In the ambulance almost to the hospital.

The EMTs had me come to their vehicle to check me out. They didn’t find anything noticeable but a couple of abrasions. My only complaint was some back pain, though my back had been aching for a while (though not so much this day). One of the next things they discovered was that my blood pressure was sky-high, which seems like a normal reaction to flying through the air in a vehicle intended to stay on the ground!

Within a few more minutes there were several more emergency vehicles there and I was telling my story again. People kept bringing my luggage to me and the back of the ambulance was getting full! They kept asking if I needed anything else out of the car. It occurred to me that I would need my phone so asked for it and asked the guy (who turned out to be the Fire Chief) to get a few pictures of the car for me, which he seemed glad to do.

In the hospital waiting for them to finish all of the tests so I could get that brace off!

They encouraged me to go the hospital to get checked out, which seemed like the wise thing to do. I needed to get to Charleston anyway to work out getting home. I spent the next six hours or so at the Charleston Area Medical Center sitting in pain with that awful neck brace, while they took blood, x-rays and CT-scans. After all the results were in, the doc told me that all that was wrong was a “minor” compression fracture in one of my vertebra which was what was causing my back pain. He said that I was very lucky. I think it was more than luck.

Just as another example of the kindness of the people who cared for me, the nurse realized that I had too much luggage to carry with me as I walked the two blocks to a hotel so volunteered to bring my stuff there when she got off work!

The next day, I waited for the car rental store to open so I could drive out and get the rest of my stuff out of the car and get home. By the way, the doc gave me pain medication, so I slept very well and felt in good shape for the rest of the drive home. I picked up the rental and drove the hour or so to my car. On my way back, however, I realized that I must not have slept as well as I thought I did. I began dozing again and decided that after what I had gone through the day before, it wasn’t smart to push it, so I made a reservation to fly home, returning the rental car at the airport.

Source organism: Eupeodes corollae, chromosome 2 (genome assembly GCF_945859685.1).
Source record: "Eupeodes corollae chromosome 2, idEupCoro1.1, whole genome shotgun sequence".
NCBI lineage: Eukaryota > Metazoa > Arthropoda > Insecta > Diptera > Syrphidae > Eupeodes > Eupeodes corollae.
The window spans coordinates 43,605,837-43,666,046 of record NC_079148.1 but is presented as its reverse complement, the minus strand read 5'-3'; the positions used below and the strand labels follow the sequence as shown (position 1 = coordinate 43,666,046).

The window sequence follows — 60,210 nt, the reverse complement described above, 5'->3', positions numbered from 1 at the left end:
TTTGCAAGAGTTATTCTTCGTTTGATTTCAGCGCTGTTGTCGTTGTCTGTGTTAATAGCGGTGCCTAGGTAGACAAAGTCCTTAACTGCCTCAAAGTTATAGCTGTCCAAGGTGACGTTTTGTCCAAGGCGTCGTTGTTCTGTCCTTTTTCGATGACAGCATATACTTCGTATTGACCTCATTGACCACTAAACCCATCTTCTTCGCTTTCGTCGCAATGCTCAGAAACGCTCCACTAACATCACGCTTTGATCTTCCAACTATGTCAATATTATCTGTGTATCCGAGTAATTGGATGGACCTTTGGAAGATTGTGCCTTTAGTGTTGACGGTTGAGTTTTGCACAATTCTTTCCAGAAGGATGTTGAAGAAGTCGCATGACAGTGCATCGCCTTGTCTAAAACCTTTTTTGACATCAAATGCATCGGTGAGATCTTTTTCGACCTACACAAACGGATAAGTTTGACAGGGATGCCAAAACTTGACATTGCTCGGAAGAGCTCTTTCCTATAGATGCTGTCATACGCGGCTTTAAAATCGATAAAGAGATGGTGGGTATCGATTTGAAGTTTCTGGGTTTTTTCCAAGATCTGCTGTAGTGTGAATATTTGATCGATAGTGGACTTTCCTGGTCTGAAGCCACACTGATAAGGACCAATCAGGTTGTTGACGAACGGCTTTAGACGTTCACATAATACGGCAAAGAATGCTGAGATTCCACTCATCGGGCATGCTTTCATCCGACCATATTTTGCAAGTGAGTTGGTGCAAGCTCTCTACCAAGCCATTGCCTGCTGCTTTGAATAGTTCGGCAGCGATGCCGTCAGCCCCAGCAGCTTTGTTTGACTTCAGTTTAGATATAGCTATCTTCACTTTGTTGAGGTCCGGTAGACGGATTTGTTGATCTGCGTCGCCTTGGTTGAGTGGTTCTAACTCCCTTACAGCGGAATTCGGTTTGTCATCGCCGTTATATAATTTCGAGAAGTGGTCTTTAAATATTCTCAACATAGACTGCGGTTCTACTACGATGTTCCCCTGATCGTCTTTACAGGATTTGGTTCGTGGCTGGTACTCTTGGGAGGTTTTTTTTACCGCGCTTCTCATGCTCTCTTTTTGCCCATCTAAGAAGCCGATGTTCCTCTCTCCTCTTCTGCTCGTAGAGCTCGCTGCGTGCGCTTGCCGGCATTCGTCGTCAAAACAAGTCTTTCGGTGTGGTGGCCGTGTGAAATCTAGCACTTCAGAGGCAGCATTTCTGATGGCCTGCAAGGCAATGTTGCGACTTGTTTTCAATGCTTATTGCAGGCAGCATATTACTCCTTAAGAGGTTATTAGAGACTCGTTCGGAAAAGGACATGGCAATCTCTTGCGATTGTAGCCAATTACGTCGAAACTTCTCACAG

As I have reflected on my accident, I have realized that at any moment I am just a whisper away from eternity. I was thankful that in what could have been my final minutes on this earth, that when I said (repeatedly) “Oh my God!” that He was -and is- my God. Those weren’t just idle words said in a traumatic moment but a response to my relationship with God and a prayer that meant more than normally could be contained in three words. In those three words I was affirming Him as my Lord and Savior. In those three words I was confessing my need for Him and asking for his help. In those three words were wrapped up my faith and dependence in the God who has watched over and protected me for almost 54 years. In those three words resided my trust that my future was in His hands. If He had called off his angels and let that crash be the last event of my life, I believe I would have seen him face-to-face and cried out again, “Oh, my God!”

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Here are some more pictures, if you’ve ventured this far down my post!

Not quite the feet on the beach view, but I was ready to go!

One of my abrasions, I guess this one is from my leg hitting the car door repeatedly.

An interesting bruise pattern that I noticed after I got to the hotel.

One last picture of the car at the crash site.

At the wrecker yard. You can see evidence of the roll-over on all sides.

The side curtain air bags all deployed. I’m glad the back seat ones weren’t needed!

Where I rode it out. Notice the front air bag didn’t deploy. Hmmm.

The roof crushed up pretty good but didn’t give way.

I think this front corner may have taken a lot of the impact.

The windshield didn’t survive. I’m glad I did!

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What Does a “Healthy” Church Look Like?

Abandoned, broken down churchMany churches today cannot be considered healthy because they have too many unhealthy members for the church to be considered “well.” Just about any church you go to, there is a mix of healthy and unhealthy members. To what proportion the healthy and unhealthy members exist in a church, to a large extent determines the health of that church as a whole. The ideal, of course, is a church that is heavy on the healthy members, with the unhealthy members getting better, becoming healthy members to contribute to the overall health of the church which leads to a greater effectiveness in not just the continued “healing” of the unhealthy members, but also in what should be the focus of the church: the salvation and integration of new members.